Five male students have been suspended from the university of Exeter after being exposed trading racist and sexist slurs on a WhatsApp chat, leading to a major investigation by the university, and police involvement.

UPDATE: Hill Dickinson LLP, which had offered a training contract to one of the men involved, has now revoked their offer.

The law firm released a statement earlier today saying that the individual has been told that his offer, which was due to start in September 2019, has been terminated. They commented saying they were ‘deeply disturbed’ by the allegations.

The messages were sent by members of the university’s Bracton Law Society (BLS) and joked about minorities, women, and rape on the ‘Dodgy Blokes Soc’ group chat.

Screen shots of the ‘vile’ group chat were published by law student Arsalan Motavali, 21, last night on Facebook and he added: “If you’re going to be a racist, be a racist, just be prepared to face the consequences that come with being such a person.”

The comments were made by a range of first year law students to committee members of the BLS.

One committee member, who was offered a training contract with Hill Dickinson LLP, repeatedly used racial slurs such as ‘c**n’, ‘p*ki’, and called Muslims ‘sheep raping bumbaclarts in sandals’.

His offer, which was due to commence in September 2019, has now been revoked.

He went on to joke about buying ‘blacks in bulk’ for a South African social, gang raping women, and calls someone a ‘stupid little arse licking p*ki’.

He argues that gay marriage should be illegal and says, ‘Blacks are useless tree ornaments’.

Another committee member, who is a Brand Ambassador to another law firm based in London, said that ‘you only need to go as far as Mauritania to get slaves’.

One member, who seems to be from an ethnic background himself used words like ‘dirty arab’, said ‘brown tings are dead’, and ‘I will lead the charge against my own colour’.

A first year Law student seems to call London Mayor Sadiq Khan a ‘cancer’, and calls for a ‘race war’ and to ‘bomb the mosques’.

He also calls for a South African social so they can ‘add in gang rape’. He also made a rape joke about a daughter with cancer.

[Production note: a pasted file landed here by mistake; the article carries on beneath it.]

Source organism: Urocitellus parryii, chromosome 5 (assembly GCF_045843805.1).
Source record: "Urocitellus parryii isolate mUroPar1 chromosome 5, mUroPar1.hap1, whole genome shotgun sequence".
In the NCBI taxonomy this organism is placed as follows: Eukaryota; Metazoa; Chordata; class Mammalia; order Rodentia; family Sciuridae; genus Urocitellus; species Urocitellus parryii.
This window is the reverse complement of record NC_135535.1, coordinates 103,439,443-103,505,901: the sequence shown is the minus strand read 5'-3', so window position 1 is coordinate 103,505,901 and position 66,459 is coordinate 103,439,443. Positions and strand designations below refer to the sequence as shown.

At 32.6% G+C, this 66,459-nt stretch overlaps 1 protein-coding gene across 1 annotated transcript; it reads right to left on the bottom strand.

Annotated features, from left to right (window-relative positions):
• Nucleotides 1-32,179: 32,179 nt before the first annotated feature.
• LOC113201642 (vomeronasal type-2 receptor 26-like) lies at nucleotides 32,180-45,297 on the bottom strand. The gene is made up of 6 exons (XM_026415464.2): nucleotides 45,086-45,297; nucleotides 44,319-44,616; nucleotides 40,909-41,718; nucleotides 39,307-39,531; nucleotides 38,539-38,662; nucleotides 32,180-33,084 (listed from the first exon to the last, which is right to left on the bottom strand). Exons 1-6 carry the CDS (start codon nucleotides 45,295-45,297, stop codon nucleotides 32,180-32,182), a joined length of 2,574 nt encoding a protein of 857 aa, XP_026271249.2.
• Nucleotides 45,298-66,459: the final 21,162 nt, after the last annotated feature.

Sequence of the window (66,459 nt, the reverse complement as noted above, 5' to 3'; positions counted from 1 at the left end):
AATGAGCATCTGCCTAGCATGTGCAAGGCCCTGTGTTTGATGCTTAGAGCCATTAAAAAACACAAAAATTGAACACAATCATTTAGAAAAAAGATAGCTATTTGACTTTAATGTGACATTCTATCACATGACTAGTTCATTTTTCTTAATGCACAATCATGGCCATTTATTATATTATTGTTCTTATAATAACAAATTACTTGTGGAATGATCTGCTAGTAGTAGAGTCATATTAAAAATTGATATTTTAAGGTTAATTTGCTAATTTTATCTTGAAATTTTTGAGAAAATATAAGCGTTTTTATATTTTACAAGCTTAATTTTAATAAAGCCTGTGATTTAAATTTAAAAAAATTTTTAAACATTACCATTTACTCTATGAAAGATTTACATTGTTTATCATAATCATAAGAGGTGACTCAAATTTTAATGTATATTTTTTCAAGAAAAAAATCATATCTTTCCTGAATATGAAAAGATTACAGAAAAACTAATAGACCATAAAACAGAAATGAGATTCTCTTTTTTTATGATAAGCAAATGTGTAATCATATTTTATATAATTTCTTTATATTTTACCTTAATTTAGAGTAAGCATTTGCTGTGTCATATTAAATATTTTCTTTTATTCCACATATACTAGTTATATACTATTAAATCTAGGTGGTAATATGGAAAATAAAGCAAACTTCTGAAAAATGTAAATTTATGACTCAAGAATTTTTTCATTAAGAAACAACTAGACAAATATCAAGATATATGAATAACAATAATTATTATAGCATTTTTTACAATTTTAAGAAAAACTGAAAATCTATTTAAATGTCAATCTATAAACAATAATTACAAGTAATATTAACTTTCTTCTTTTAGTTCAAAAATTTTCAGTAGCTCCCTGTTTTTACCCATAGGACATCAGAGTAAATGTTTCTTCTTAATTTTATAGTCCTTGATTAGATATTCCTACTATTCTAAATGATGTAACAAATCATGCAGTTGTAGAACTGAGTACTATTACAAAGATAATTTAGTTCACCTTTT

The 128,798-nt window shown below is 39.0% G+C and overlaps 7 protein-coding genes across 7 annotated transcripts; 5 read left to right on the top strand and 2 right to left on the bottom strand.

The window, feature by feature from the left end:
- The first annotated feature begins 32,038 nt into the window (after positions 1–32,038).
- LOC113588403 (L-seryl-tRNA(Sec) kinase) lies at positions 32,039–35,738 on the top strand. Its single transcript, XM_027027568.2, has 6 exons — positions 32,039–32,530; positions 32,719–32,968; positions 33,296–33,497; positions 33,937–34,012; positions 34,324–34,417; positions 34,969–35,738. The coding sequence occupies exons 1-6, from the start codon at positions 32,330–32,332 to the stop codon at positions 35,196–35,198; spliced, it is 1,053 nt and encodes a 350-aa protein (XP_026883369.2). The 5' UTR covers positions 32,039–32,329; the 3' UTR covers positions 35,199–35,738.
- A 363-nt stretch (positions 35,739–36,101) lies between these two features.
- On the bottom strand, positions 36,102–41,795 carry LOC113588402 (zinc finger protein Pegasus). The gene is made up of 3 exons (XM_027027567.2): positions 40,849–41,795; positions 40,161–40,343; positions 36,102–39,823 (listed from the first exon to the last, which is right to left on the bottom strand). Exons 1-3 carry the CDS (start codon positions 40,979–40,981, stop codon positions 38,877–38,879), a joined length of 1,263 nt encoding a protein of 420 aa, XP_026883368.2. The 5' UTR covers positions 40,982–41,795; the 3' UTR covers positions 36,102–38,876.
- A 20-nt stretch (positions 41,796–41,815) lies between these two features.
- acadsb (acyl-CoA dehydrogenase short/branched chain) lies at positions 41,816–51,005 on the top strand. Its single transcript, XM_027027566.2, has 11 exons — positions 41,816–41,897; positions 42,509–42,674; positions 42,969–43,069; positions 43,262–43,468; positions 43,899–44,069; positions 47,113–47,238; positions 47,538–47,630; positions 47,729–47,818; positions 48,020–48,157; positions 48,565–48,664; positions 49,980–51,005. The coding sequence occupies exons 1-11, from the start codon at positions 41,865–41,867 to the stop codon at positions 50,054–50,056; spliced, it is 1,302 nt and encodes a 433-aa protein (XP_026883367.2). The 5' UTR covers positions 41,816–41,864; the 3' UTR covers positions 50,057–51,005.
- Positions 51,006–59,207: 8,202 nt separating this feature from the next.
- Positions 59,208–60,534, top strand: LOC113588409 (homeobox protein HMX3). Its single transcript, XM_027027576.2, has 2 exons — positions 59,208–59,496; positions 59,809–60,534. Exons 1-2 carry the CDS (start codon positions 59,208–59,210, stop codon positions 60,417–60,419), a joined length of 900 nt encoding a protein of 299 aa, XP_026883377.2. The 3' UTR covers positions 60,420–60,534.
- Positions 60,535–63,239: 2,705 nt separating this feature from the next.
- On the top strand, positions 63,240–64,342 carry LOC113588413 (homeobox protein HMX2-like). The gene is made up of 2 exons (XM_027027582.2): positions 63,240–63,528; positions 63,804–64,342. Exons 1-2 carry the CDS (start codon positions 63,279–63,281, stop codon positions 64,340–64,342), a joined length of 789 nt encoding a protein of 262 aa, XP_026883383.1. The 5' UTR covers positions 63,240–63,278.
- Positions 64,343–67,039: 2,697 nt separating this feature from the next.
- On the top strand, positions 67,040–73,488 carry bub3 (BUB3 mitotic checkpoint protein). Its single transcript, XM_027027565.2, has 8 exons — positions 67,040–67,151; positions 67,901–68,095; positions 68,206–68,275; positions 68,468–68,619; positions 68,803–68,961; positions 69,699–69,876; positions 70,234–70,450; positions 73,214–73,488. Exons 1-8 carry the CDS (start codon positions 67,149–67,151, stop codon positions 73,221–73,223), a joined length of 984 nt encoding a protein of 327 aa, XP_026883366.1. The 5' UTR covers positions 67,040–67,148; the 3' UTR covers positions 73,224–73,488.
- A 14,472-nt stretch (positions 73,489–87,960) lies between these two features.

Ciara Walsh, 19, a second year Law LLB student was targeted by the men but has said that she does not know them. She said: “I have never been introduced to or conversed with any of the perpetrators. They are merely names on my course.”

She went on to say: “I couldn’t believe what vile, twisted comments these boys were capable of mustering up. I cannot even begin to imagine how it must feel to be a member of an ethnic minority and to read such vulgar comments emanating from fellow course mates and university members.”

Exeter University has responded by suspending the students involved while launching a major investigation, stating that full disciplinary action will be taken.

A Devon and Cornwall police spokesperson told The Panoptic that: “Police are aware of this incident and are liaising with staff at the University of Exeter.”

This comes at a time of heightened tensions on British campuses, and Mr Motavali noted in his post that he was compelled to expose the messages after racism at Nottingham Trent University. Similar incidents have occurred at Warwick, Bournemouth, and Birmingham.

Facebook has taken down the original posts as they contradict their community standards. Mr Motavali has commented saying “I did not delete the post and will do whatever I can to try and get it back up.”

The article will be updated as events occur.

Editor-in-Chief
Clare, Editor-in-Chief of The Panoptic, has just graduated with a BA in History from the University of Warwick. Passionate about journalism, Clare has written both for her student paper, The Boar, and completed academic research. Clare encourages investigative journalism and in particular with regard to politics. The Panoptic, for her, is a magazine with a voice on issues not only within the realm of ‘student’ or ‘millennial’. By creating a cross-university platform, as well as incorporating voices from outside universities, she hopes to create a voice for her generation.

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